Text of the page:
I got back at them by turning up half an hour late the following morning. Which was stretching it a bit if I was hoping to win them over. But I figured they were desperate enough to go for what I’d got. I reckoned it was a lot.
‘So where’s Ginger?’ Elaine said. She was wearing a neat-looking leather jacket with big pockets and turned-up tartan cuffs. Her hair had been washed that morning. It glinted in the wintry sun.
‘You’re looking right at him.’ I could have been Dennis Hopper. Or Jack Nicholson. The accent. Spot on. ‘I can act. I can drive. What more do you want?’
Elaine looked round at her colleagues.
Jay was just licking the gum on a roll-up. It was probably a spliff he was so fucking cool.
‘You’re a waiter,’ said Sand, not unkindly, just sort of matter of fact.
‘And you didn’t leave a tip. We’re none of us perfect. I’ve read your script. I’ve even learnt my line. I can make your film. What do you say? You’ve only got the gear for one day.’
Jay cupped his hands about a match then cast it vaguely in my direction, plucking his roll-up from between his pouting lips. He was wearing a red baseball cap. Back to front, natch. ‘You’ve got a right fucking nerve,’ he said, and stalked off.
I looked at Sand and Elaine. Sand was non-committal; Elaine, I sensed I’d got. In which case Sand would follow. ‘What does he do anyway?’ I asked, tilting my head in the direction of the disappearing Jay.
‘Sound,’ Elaine said. The fact she answered me at all signified she’d accepted the situation.
‘So we do need him back,’ I said.
Elaine looked at Sand, who sighed and undid the clasp holding her crinkly, damaged hair in place. She shook her head back and grasped her hair in two hands, reaffixing the device. Without a word but with a quick look at both of us, she went in pursuit of Jay.
‘The car’s down there,’ Elaine explained.
‘What is it?’
‘It’s a Beemer.’
I raised my eyebrows, impressed.
‘An old model. A 2002ti or something. You’ve read the script.’
I had. A couple of times in the cab on the way home from the restaurant. It sucked, but it was a film. Even if only a short film. With one good line. But at least it was mine.
I craned my neck to see if there was any sign of Jay or Sand.
‘He’ll come round,’ Elaine said. She’d cocked her head on one side. ‘That was pretty confident of you.’
‘I knew I could do it but I didn’t think you’d give me a chance. It was a perfect opportunity.’
‘You haven’t actually got any acting experience at all, have you?’
I smiled at her. She wasn’t stupid.
‘The thing is,’ she said, ‘the part’s changed. A little.’
And somehow I knew what she was going to say.
‘He’s got a shaved head.’ She looked for my reaction. I was too canny - and prepared - to let it slip. ‘At least at first. It’s part of the whole non-causative approach we’re adopting in the narrative.’ She punched her hands deep into the pockets of her leather jacket. ‘Really he should shave it at the end. Sackcloth and ashes. For his crime. But in a way he kind of anticipates it. A stitch in time, after all.’
What the fuck was she on about? What the fuck was she on?
Despite the fact this was nothing but a crummy 15-minute short about a guy who drives his clapped-out old Beemer up and down the Westway and finishes with his girlfriend, I went along with the change. Almost before I knew what was happening, Elaine was leading me from the macadamed football pitch towards the Harrow Road.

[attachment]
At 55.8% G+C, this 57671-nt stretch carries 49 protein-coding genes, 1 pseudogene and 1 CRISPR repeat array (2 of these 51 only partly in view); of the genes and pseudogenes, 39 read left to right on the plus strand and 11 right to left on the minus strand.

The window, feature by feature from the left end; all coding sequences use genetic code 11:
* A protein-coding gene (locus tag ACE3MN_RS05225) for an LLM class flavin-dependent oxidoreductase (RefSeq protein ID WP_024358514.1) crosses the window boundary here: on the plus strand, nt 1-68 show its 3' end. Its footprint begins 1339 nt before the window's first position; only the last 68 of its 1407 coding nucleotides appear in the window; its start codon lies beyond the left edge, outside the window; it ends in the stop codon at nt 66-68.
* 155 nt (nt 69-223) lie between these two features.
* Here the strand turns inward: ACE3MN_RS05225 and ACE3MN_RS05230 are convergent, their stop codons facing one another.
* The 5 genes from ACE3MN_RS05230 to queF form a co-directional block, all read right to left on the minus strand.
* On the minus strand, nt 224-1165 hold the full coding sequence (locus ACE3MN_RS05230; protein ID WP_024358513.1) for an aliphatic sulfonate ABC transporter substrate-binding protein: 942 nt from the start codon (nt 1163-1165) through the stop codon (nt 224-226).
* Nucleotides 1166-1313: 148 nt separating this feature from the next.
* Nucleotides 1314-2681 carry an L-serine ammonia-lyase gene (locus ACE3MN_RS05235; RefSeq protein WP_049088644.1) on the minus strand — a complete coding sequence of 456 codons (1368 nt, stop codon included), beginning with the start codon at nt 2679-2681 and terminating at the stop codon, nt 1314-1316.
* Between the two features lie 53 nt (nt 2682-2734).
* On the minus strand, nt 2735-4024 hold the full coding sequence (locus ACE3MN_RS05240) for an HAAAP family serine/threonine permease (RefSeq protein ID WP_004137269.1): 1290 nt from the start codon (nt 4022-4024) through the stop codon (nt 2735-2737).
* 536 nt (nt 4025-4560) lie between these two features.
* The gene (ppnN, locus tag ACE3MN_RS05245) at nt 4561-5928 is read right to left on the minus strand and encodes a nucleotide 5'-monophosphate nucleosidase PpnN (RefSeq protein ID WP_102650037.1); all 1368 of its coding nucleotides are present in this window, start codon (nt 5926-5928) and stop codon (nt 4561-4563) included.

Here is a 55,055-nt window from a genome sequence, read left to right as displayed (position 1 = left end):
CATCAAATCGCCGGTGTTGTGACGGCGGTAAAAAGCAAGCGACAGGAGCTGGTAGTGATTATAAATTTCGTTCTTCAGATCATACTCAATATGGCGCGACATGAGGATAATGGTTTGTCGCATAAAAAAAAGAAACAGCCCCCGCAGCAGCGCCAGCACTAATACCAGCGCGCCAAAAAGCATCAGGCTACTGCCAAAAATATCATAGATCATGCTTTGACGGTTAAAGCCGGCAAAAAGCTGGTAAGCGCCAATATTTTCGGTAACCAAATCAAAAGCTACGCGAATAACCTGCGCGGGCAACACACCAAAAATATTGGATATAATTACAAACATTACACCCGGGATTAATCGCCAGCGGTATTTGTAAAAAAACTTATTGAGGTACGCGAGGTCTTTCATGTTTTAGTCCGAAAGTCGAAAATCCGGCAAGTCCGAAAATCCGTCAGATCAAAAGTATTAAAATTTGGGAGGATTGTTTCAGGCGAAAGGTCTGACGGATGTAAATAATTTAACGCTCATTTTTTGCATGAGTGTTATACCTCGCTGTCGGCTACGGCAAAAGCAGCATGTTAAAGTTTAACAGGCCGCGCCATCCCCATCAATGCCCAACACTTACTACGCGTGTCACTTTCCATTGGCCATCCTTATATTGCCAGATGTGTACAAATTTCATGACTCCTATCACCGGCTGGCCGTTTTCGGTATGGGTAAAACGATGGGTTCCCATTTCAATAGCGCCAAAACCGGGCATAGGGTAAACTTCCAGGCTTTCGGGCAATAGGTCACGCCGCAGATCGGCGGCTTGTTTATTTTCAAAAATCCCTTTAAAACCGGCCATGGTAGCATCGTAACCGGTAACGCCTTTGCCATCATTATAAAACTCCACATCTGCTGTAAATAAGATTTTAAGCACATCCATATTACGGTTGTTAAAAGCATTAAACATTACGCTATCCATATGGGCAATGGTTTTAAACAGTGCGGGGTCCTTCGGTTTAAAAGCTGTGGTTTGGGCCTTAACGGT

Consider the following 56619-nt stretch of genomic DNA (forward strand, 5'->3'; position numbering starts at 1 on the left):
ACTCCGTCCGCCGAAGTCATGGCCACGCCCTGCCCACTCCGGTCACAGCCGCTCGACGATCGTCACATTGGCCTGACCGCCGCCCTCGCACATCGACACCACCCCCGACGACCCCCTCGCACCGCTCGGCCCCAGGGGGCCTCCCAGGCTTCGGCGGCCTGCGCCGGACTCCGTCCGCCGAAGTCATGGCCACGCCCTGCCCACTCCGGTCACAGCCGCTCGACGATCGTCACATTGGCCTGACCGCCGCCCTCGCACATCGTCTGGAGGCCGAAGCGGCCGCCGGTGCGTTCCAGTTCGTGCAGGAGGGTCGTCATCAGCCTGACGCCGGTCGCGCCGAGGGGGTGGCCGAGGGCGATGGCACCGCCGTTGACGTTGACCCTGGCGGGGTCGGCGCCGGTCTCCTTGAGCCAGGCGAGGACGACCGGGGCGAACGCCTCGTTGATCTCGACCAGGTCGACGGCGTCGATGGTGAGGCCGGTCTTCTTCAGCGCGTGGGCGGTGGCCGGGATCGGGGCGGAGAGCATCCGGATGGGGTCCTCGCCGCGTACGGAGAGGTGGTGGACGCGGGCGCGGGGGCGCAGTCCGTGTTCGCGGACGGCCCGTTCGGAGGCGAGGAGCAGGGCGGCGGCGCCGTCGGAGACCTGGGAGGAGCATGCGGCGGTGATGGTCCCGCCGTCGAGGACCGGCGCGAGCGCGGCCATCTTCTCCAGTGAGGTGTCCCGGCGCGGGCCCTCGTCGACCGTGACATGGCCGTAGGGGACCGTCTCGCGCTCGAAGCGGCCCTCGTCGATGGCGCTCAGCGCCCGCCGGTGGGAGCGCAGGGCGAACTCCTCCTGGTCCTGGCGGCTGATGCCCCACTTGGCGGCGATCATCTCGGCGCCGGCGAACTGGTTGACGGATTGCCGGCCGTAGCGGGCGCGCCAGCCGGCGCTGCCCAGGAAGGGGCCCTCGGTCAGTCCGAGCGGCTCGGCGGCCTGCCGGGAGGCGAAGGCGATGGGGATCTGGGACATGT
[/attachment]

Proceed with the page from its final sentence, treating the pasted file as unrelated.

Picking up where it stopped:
‘We’ve got to get you a haircut,’ she was saying and I didn’t know why, but I wasn’t protesting. I didn’t even seem to think it was a bad idea. As we reached the pavement I looked right and saw Sand and Jay bent over a padlocked bicycle discussing something in earnest. I could read the stencilled letters on the bike’s crossbar: GRAVLAX. I didn’t find this strange.
Although it was still early, there was a barber’s that was open in the adjacent parade of shops. My Mini was parked up outside. Elaine seemed to know the guy. ‘Number one all over,’ she told him, the words seeming to wriggle out of the corner of her mouth. I sat in the chair without a fuss and found myself enjoying the buzz of the clippers as they worked at my scalp. I was aware at one point of a line of men waiting against the back wall for their turn. They wore a mixture of flat caps and peaked affairs and some of them puckered moist lips around a series of slender, sizzling roll-ups. The ceiling was Dulux Nicotine. I noticed the barber, who was lame, coming towards me with a cut-throat razor. The hand that held the blade landed on my shoulder for support. Elaine’s hand appeared on my other arm, a comforting gesture I found unnecessary. The mirror was crowded with ghosts but when I next looked in it I saw an empty wall behind me. The old men had disappeared. Just an orange plastic chair, a fan heater and a pile of well-thumbed copies of Club International and Forum.
We were leaving the hairdresser’s before I even realised Elaine had paid the man. I watched him take his razor to a long strap of leather. I caught my reflection in the glass of the door and winced.
I got her back by dragging my feet on the way to the five-a-side pitch. Jay and Sand were back, prepared to go with the situation. I ran my hand over my shorn head, enjoying the sensation. Tiny bits of hair fell on my Gap flannel shirt.
‘Untuck the shirt,’ said Sand.
Jay: ‘Yeah and do something with the pendant.’
‘Are we going to get started or just fuck about all day?’ I said, pulling my crystal pendant from inside my T-shirt. I didn’t know where it had come from but I knew I liked it. I didn’t want to lose it.
‘You play Elaine’s boyfriend,’ Sand explained.